Why is UK’s economic slump worst in world? asks Robert Peston

The Bank of England has pumped £150bn into the UK's struggling economy. Credit: PA

Another striking characteristic of today’s Bank of England projections is that UK GDP, or national income, is set to shrink by 11% for the whole of 2020, a record.

We are losing more than one in every £10 of our income, one of the worst performances in the world: the fall in US GDP is forecast at “just” 3.75%, the euro-area shrinkage is 6.75% and the global decline is projected at 5.25%.

Given that the virus is the same virus everywhere, it is difficult to argue that the UK’s policy response to it has been economically optimal, even adjusting for the UK’s disproportionate reliance on services that thrive on the kind of human contact that the virus has made dangerous.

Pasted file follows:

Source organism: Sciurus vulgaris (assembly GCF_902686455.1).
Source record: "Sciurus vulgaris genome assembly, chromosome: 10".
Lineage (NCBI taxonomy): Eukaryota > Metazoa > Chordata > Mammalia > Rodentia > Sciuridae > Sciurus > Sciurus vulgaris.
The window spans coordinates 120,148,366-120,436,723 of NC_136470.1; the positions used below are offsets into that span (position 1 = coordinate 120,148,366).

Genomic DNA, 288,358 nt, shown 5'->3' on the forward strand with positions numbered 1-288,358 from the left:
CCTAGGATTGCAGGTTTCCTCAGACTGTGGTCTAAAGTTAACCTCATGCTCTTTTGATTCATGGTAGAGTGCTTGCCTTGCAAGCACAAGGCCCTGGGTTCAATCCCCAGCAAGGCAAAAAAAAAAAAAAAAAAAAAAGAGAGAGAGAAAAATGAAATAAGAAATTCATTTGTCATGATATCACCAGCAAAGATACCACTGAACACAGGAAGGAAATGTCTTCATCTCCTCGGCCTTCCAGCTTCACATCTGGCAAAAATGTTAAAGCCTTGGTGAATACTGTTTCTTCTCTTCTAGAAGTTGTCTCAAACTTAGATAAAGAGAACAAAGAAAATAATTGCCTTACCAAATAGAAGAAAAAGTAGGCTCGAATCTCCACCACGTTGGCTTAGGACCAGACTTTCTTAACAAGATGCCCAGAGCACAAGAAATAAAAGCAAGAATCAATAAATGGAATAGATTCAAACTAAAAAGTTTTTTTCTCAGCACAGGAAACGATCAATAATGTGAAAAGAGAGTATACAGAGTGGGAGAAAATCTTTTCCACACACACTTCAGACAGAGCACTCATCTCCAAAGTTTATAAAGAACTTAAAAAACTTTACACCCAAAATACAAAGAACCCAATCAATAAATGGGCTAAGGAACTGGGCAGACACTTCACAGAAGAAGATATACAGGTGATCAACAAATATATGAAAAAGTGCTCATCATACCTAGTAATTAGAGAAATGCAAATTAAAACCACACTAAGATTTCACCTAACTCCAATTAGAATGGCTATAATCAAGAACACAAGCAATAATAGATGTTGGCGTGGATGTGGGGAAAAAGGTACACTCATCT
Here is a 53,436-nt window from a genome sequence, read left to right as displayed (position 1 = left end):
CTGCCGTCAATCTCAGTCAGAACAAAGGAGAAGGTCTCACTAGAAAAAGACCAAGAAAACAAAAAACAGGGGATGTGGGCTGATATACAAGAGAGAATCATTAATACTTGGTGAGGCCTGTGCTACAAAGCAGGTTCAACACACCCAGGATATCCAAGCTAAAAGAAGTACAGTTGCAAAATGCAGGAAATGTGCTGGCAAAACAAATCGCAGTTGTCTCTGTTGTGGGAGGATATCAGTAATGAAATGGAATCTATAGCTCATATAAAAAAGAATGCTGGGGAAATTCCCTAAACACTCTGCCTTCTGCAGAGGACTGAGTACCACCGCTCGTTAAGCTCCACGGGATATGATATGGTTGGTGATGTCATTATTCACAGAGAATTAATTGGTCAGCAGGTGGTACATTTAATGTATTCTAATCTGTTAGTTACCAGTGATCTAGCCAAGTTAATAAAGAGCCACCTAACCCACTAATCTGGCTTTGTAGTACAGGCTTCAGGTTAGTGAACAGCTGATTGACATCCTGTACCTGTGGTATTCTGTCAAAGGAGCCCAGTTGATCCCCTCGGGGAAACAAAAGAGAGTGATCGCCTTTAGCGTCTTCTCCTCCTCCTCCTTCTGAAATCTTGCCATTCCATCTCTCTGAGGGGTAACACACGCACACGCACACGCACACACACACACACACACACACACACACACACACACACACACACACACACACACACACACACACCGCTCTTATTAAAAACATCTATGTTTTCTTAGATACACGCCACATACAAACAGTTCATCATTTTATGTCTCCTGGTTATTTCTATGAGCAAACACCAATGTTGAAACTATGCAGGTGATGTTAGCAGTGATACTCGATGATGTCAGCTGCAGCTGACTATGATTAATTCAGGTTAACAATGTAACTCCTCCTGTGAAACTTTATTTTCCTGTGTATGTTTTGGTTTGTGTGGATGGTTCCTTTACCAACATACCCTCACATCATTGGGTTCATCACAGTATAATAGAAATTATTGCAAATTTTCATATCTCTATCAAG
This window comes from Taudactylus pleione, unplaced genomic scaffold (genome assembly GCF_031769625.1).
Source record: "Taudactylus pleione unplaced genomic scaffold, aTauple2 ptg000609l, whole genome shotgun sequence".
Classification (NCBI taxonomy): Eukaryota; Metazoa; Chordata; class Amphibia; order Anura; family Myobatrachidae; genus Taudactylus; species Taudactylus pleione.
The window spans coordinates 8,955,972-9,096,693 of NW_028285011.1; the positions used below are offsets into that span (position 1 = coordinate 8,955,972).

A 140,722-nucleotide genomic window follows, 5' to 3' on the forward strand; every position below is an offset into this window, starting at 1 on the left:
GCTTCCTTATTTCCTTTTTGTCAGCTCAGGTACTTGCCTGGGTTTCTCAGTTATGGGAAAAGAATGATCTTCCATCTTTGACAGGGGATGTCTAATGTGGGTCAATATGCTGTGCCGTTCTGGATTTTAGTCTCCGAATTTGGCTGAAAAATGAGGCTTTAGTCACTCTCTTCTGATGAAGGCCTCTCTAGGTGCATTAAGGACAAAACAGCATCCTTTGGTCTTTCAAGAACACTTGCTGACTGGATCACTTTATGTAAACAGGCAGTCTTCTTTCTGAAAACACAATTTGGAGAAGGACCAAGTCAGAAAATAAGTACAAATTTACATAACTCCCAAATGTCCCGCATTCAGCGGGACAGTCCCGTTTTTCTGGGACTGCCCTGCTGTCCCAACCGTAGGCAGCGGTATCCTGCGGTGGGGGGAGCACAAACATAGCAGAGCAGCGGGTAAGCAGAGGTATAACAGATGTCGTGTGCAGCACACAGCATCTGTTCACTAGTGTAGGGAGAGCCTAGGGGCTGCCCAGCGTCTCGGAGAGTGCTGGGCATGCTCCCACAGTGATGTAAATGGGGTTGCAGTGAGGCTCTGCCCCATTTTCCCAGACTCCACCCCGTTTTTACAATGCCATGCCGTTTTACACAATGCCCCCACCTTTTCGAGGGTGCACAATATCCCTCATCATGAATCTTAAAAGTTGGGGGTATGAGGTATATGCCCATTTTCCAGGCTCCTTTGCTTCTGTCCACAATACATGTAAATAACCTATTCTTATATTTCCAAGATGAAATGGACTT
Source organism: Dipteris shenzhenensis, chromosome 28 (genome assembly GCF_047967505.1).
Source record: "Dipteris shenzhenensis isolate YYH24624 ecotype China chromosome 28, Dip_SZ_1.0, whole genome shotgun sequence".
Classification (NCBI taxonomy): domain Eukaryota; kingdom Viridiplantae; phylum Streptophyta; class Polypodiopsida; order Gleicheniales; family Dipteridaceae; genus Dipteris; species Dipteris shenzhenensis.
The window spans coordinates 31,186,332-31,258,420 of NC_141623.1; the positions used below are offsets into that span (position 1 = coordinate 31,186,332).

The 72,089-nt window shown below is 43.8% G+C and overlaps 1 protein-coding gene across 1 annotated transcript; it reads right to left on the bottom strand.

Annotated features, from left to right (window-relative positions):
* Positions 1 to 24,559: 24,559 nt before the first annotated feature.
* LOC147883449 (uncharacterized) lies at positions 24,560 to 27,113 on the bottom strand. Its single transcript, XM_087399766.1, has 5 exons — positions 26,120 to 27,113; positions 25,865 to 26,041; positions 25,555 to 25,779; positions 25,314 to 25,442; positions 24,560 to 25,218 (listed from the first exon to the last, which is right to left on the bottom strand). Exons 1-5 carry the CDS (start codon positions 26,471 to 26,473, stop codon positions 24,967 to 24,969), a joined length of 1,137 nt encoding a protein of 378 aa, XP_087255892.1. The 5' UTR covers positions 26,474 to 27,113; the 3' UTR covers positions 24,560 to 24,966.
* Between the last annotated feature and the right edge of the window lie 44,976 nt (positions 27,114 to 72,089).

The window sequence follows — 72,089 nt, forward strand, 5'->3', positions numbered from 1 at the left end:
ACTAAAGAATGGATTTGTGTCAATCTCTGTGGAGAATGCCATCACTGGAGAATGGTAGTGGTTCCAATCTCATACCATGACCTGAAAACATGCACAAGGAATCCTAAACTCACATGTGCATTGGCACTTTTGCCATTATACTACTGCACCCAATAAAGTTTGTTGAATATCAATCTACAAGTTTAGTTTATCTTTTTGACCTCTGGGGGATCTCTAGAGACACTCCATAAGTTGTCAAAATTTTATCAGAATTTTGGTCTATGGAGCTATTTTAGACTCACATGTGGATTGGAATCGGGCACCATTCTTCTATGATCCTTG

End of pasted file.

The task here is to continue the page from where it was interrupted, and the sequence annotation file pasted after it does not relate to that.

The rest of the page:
It is not over till it is over, but the combination of excess deaths and excess economic loss in the UK raises big questions for the government.

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The Bank of England includes as one of its “conditioning assumptions” for its forecasts that Bank Rate - the interest rate that is the benchmark for all rates - becomes negative for the first time in history next year, at minus 0.1%.

It describes a world in which banks are charged for not lending to us and we are charged for saving. And it is one manifestation of the desperate economic scarring caused by the virus.